Black Excellence: A History Of Black Olympians

With the Summer Olympics heating things up in Rio, many records are being broken and legends to being made. But there is a great long list of history made over the last century. Here’s a look back at some of the best and brightest.

George Coleman Poage
George Coleman Poage overcame great racial adversity to be a part of the third-ever Olympic games in St. Louis in 1904, in which many of the events were segregated. Poage competed in the 220-yard and 440-yard hurdles and won a bronze medal in each, the first African-American to win a medal in the Olympic Games.

(photo courtesy of Ohio State Buckeyes)

(photo courtesy of Ohio State Buckeyes)

Jesse Owens
Black American sprinter and athlete Jesse (James Cleveland) Owens (1913–1980) won four gold medals for running and field events in the 1936 Olympics in Berlin.

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Wilma Rudolph
Track and field star Wilma Rudolph blazed a trail in Olympics history. At 16, she became the youngest member of the U.S. team and won a bronze medal at the 1956 Summer Olympics in Melbourne. In 1960, she won gold medals in the 100-meter, 200-meter and sprint relay events, making her the first American woman to win three medals in track and field events in the Olympics.



Muhammad Ali
Before he was known to the world as Muhammad Ali and, later, “The Greatest,” Cassius Clay Jr. traveled to Rome for the 1960 Summer Olympics. Clay was awarded a gold medal in the light heavyweight division.


Tommie Smith and John Carlos
At the 1968 Olympics in Mexico City, the iconic image of Tommie Smith and John Carlos raising their gloved fists in the air in a Black Power salute as the American anthem played made headlines around the world, stirring controversy and getting the two men banned from the Olympics. At the games, Smith won the gold medal for the 200-meter dash and Carlos won the bronze.

A year after his Olympic win, Smith finished his BA in Social Science at San Jose State University and went on to earn a Masters in Social Change from Goddard College, whose program enabled Smith to integrate his teaching and writing practices into his coursework.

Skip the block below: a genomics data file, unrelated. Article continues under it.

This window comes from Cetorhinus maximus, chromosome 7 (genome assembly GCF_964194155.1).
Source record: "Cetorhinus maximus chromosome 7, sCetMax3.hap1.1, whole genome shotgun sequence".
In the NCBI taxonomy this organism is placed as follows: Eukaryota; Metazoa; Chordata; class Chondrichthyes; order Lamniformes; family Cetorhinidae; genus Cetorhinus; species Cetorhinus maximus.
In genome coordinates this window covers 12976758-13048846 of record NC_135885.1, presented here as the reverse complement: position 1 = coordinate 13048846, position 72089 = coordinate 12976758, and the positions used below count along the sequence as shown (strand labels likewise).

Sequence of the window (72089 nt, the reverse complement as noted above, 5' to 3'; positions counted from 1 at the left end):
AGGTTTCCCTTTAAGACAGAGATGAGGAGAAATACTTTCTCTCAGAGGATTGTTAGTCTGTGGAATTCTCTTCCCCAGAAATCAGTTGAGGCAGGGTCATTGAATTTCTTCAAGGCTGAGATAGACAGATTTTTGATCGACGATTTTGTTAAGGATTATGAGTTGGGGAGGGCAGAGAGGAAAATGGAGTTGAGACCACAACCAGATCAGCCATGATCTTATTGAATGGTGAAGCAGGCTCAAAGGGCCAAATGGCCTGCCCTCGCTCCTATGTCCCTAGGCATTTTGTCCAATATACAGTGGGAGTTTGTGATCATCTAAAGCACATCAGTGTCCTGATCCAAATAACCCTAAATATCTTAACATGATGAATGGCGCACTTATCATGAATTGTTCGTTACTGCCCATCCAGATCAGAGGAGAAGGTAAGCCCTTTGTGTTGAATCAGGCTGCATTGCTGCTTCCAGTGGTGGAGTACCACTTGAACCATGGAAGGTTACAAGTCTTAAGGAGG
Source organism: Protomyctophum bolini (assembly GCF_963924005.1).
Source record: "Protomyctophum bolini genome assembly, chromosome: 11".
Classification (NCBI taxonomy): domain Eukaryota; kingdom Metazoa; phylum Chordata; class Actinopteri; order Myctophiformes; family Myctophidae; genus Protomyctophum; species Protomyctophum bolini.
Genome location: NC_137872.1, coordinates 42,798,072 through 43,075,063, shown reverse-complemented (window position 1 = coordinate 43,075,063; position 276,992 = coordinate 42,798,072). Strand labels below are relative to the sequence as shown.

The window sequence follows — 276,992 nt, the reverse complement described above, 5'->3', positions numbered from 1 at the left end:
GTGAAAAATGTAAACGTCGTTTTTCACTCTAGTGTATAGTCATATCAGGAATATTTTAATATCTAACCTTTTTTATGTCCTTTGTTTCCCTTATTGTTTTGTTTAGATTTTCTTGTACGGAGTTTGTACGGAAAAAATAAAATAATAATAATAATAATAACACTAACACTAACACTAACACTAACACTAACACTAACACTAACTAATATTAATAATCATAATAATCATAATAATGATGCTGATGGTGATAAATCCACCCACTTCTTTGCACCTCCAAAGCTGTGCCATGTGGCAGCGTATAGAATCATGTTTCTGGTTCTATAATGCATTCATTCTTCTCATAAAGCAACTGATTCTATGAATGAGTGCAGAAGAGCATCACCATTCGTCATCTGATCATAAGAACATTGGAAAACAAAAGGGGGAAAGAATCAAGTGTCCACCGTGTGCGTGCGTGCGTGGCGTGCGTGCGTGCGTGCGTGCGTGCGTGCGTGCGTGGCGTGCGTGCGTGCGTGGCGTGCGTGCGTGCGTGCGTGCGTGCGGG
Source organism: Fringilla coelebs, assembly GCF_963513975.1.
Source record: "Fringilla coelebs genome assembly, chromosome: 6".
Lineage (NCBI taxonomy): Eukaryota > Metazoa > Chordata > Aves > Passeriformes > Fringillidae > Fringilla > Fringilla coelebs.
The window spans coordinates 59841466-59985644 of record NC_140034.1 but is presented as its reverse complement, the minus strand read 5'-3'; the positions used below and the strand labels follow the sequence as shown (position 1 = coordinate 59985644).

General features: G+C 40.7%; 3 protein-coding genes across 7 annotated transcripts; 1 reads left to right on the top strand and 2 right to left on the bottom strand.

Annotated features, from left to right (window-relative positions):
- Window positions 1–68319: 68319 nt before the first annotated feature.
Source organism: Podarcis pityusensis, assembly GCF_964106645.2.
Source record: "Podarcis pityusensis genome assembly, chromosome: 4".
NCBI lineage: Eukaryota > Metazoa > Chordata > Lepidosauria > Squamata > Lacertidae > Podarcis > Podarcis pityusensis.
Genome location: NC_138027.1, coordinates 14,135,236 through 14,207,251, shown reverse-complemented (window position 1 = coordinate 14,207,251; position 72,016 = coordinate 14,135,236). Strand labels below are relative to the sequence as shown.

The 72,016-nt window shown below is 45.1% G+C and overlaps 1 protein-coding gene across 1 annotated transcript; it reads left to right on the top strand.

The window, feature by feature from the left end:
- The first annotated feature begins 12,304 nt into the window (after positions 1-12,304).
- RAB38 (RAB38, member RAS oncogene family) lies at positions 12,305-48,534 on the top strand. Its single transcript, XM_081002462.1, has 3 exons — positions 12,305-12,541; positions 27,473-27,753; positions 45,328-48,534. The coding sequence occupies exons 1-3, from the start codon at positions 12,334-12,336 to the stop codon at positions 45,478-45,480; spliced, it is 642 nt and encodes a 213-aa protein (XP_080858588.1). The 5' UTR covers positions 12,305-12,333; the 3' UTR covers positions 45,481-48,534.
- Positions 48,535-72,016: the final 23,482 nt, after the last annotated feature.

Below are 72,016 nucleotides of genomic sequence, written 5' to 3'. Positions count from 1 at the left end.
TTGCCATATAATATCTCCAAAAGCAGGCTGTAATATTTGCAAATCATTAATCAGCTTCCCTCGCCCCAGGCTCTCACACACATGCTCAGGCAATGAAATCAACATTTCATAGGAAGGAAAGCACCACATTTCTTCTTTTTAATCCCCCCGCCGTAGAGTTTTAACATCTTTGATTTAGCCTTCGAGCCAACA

After his track and football careers, he became a member of the United States National Track and Field Hall of Fame in 1978. In 1996, Smith was inducted into the California Black Sports Hall of Fame, and in 1999 he received that organization’s Sportsman of the Millennium Award. In 2000 and 2001 the County of Los Angeles and the State of Texas presented Smith with commendation, recognition and proclamation awards.

He later became a track coach at Oberlin College in Ohio, where he also taught sociology and until 2005 was a faculty member teaching physical education at Santa Monica College in Santa Monica, California.

flo jo

(Photo credit: Facebook)

Florence Griffith-Joyner
Florence “Flo Jo” Griffith-Joyner’s blistering speed gave her the title of fastest woman in the world at the 1988 Summer Olympics in Seoul, where she set still-unbroken records in the 100- and 200-meter dashes. The prolific athlete, who was known for her flashy one-legged tracksuits, six-inch nails and mane of wild, dark curls, won three gold medals that year. It was whispered that Griffith-Joyner took performance-enhancing drugs to attain such feats, though those claims were never proven.

(photo courtesy of YouTube screenshot)

(photo courtesy of YouTube screenshot)

1992 NBA Olympic Dream Team
The original 1992 “Dream Team,” the first U.S. Olympic basketball team to include NBA stars, comprised a mighty pantheon of basketball legends, including Michael Jordan, Magic Johnson and Charles Barkley. The team conquered their opponents at the Barcelona Olympics by an average of 44 points each game, earning them…

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